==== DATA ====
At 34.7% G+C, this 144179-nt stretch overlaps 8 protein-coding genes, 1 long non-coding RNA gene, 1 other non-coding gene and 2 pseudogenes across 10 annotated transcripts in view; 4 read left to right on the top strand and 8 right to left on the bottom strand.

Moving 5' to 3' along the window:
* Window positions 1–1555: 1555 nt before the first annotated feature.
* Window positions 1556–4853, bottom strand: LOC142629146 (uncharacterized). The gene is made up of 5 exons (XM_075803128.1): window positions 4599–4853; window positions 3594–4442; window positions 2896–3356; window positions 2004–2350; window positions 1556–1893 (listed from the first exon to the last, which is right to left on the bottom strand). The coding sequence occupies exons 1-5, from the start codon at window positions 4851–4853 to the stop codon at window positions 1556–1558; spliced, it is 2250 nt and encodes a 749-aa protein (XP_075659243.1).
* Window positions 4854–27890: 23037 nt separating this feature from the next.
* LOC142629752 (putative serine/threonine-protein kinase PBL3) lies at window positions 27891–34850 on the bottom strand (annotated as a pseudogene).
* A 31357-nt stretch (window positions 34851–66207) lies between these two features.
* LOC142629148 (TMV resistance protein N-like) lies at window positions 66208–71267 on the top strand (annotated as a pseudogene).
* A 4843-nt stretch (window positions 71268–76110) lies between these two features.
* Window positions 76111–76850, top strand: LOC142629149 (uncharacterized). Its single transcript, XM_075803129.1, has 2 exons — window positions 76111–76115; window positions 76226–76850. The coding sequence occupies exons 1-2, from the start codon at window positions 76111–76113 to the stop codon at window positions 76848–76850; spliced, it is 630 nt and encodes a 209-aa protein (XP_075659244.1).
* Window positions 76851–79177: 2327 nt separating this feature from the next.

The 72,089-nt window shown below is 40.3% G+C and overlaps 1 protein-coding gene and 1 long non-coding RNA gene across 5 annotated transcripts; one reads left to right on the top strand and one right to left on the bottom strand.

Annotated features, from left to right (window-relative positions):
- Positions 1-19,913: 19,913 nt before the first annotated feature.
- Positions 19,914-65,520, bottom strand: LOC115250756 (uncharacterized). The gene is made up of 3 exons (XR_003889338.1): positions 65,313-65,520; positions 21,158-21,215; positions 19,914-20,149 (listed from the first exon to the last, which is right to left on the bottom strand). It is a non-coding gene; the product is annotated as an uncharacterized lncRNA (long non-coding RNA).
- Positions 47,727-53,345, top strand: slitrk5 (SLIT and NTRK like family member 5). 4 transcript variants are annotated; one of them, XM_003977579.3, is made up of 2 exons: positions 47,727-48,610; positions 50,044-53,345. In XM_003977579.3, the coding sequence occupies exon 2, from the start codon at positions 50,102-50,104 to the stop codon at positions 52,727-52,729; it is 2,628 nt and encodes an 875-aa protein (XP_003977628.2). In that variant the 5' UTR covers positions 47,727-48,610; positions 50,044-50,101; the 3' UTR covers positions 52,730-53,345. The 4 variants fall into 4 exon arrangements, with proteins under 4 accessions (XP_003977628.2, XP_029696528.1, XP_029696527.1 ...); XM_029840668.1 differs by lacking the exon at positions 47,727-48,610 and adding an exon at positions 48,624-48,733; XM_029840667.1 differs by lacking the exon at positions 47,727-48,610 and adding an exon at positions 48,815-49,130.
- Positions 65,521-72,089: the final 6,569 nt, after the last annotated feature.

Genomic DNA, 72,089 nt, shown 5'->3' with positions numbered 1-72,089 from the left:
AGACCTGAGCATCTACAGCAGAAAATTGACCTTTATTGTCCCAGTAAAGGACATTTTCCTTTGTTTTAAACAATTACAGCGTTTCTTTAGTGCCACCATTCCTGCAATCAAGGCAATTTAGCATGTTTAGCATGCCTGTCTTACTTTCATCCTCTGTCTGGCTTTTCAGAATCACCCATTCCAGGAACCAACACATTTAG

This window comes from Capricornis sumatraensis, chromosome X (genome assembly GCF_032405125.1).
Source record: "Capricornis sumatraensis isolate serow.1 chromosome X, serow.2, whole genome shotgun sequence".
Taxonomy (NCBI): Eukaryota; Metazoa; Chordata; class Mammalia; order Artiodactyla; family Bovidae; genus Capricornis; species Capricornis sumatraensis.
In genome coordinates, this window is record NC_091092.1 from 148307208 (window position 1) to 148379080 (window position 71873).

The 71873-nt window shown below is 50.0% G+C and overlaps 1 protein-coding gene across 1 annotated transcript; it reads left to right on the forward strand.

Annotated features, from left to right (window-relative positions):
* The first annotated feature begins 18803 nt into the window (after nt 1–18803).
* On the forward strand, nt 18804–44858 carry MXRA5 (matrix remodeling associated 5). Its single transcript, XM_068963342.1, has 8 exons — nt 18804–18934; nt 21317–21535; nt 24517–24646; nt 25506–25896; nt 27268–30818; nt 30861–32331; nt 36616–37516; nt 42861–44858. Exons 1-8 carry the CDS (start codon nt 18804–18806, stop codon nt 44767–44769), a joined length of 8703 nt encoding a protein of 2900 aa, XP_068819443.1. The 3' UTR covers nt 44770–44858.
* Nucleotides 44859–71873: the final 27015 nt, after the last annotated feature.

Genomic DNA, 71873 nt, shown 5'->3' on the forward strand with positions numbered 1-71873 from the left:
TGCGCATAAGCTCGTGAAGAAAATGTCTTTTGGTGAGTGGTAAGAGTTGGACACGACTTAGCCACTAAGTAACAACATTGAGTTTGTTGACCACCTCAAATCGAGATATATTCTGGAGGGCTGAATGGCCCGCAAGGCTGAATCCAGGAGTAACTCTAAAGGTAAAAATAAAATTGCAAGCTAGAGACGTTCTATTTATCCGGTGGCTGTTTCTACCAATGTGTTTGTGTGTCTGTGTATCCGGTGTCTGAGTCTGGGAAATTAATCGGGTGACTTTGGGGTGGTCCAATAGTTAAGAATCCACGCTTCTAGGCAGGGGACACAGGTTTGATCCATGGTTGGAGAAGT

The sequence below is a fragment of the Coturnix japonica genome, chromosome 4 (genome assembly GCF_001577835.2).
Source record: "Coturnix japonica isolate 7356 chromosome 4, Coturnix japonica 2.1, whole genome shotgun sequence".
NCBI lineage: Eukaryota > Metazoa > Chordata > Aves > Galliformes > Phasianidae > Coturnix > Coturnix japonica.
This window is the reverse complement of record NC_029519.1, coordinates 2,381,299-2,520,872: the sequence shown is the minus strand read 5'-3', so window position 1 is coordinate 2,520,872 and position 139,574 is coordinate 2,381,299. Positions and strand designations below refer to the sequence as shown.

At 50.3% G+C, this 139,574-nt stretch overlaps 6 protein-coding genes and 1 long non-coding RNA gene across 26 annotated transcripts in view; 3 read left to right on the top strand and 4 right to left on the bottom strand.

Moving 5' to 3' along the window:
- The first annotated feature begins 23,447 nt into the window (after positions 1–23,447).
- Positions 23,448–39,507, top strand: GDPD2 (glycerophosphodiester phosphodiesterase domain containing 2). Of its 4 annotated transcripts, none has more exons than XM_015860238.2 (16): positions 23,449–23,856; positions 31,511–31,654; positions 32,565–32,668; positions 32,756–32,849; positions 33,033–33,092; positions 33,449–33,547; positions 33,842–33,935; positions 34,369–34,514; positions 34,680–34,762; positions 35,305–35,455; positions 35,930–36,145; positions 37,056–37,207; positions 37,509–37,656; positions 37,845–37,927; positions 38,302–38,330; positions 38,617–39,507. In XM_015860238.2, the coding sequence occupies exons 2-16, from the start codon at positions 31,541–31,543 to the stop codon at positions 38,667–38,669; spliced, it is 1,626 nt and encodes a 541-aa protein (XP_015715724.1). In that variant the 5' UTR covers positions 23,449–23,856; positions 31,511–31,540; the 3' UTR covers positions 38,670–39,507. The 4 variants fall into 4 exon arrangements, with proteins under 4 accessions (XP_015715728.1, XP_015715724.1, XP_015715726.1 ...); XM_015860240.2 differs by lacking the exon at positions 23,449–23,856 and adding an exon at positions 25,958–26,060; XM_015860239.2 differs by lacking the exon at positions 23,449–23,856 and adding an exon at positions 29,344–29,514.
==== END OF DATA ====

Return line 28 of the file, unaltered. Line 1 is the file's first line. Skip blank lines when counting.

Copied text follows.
* Nucleotides 44859–71873: the final 27015 nt, after the last annotated feature.